Freescale Linux BSP review

Alan Cox alan at
Thu Dec 23 08:46:17 PST 2010

> The GPLv2 is written such that the "if you're interfacing the kernel
> or compiler you don't need to opensource that bit with your app"

I would suggest you re-read the license. It says nothing of the sort.
Indeed the gcc compiler licensing for the compiler support library is
actually rather carefully done for this reason.

> You may think it's a horrible idea, and from a technical perspective
> it is, but from a legal perspective.. it's not a problem.

I would suggest you re-read the detail on derivative works, from a legal
not a computer science point of view. You may want to read up on the
history of the dispute between Next (the computing not the clothing firm)
and the FSF with regards to the Objective C compiler.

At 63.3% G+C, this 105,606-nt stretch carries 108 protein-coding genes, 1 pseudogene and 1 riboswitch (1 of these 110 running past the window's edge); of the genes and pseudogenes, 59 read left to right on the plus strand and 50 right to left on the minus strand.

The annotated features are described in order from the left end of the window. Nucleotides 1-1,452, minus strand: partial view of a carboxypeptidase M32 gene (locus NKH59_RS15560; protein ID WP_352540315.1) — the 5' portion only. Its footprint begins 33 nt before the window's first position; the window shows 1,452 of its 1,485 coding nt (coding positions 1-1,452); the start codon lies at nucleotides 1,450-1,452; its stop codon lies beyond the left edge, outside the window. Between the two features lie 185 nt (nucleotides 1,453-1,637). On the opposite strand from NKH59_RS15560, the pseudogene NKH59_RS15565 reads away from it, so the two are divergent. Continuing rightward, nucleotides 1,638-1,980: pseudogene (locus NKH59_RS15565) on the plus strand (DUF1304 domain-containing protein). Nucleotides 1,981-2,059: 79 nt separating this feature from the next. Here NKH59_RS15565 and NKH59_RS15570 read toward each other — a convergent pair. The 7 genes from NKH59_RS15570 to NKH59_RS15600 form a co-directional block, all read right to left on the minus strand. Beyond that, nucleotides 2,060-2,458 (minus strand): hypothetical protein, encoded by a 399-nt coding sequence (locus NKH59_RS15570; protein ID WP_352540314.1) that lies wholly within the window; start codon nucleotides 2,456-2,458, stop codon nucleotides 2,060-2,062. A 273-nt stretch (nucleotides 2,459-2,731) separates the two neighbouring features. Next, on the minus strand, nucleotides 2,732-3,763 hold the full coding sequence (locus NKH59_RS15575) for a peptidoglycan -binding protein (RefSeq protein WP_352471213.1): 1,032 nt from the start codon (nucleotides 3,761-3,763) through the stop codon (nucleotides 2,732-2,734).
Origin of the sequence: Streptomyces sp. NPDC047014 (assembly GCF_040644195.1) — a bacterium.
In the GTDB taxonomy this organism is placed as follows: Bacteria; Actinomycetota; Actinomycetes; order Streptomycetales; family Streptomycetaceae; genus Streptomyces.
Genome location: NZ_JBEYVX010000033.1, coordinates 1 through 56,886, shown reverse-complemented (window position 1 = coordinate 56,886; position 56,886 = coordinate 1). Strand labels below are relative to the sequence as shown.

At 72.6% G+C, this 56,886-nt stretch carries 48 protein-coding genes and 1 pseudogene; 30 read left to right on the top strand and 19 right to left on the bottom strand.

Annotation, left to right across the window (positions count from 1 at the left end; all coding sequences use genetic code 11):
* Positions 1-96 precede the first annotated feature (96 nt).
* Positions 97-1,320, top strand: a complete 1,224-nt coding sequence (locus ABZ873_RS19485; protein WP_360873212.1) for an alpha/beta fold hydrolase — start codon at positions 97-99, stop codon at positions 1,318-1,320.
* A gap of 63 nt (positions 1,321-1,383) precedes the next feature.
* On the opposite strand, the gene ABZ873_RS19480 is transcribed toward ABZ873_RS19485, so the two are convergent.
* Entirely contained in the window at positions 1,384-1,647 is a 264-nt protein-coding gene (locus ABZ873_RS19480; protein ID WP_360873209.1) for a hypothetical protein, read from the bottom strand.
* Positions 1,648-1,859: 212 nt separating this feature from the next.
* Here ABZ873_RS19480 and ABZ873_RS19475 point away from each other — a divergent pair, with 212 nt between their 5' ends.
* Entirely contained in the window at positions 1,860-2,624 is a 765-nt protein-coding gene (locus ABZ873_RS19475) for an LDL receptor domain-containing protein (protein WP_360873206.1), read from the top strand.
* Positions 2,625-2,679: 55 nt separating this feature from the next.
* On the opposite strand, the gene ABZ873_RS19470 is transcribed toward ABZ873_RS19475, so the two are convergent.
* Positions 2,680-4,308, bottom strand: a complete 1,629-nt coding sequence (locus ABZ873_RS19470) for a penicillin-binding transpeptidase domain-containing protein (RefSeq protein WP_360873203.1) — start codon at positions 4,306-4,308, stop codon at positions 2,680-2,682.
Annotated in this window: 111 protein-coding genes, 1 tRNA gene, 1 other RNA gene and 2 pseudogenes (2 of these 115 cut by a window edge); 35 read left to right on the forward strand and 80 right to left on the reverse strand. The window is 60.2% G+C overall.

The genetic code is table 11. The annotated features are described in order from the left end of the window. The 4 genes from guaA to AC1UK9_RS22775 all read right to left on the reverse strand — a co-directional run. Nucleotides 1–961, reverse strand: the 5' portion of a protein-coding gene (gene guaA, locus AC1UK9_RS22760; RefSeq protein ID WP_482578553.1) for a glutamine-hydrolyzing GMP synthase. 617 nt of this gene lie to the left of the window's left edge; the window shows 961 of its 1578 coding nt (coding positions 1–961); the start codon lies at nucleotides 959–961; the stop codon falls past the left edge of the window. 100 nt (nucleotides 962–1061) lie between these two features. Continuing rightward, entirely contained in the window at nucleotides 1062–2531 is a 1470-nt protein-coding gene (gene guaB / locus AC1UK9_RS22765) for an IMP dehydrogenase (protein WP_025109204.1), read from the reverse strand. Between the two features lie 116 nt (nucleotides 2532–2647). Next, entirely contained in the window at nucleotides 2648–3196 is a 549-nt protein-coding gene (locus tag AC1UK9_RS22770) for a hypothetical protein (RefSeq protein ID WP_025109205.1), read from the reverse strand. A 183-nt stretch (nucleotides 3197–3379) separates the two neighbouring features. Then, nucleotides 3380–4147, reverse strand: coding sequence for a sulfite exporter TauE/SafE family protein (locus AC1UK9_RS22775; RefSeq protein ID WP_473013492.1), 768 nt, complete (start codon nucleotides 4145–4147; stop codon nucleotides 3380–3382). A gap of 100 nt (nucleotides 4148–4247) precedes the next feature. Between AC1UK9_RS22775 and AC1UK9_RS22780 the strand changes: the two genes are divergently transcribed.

Note also btw that the possibility of accidentally including general user
space was a concern which is why there is a rider with the kernel COPYING
file - for the standard syscall interfaces only. There is a difference
between a derivative work and merely using an interface and there are
lots of ways works can be derivative or not that usually surprise people
who think in models around code. The fact these can work in weird and
wonderous ways is one reason for that rider.

> grounds, and policy grounds. There is no legal issue here. It is not

That is a point only a court of law can decide. It's something I do spend
time discussing with lawyers and I have to say not one of them considers
there to be no legal issue. The actual boundary for such things is
extremely grey and ill defined in software, although there is a lot more
caselaw in comparable other areas (anthologies and compilations versus
for example music as film scores, or combining two pieces of music to
make one tune)

> concept now... what's the point? It'll never get into mainline.

Unless it is open sourced - ditto the various other things with the same
problem - including things like the Intel PSB driver.


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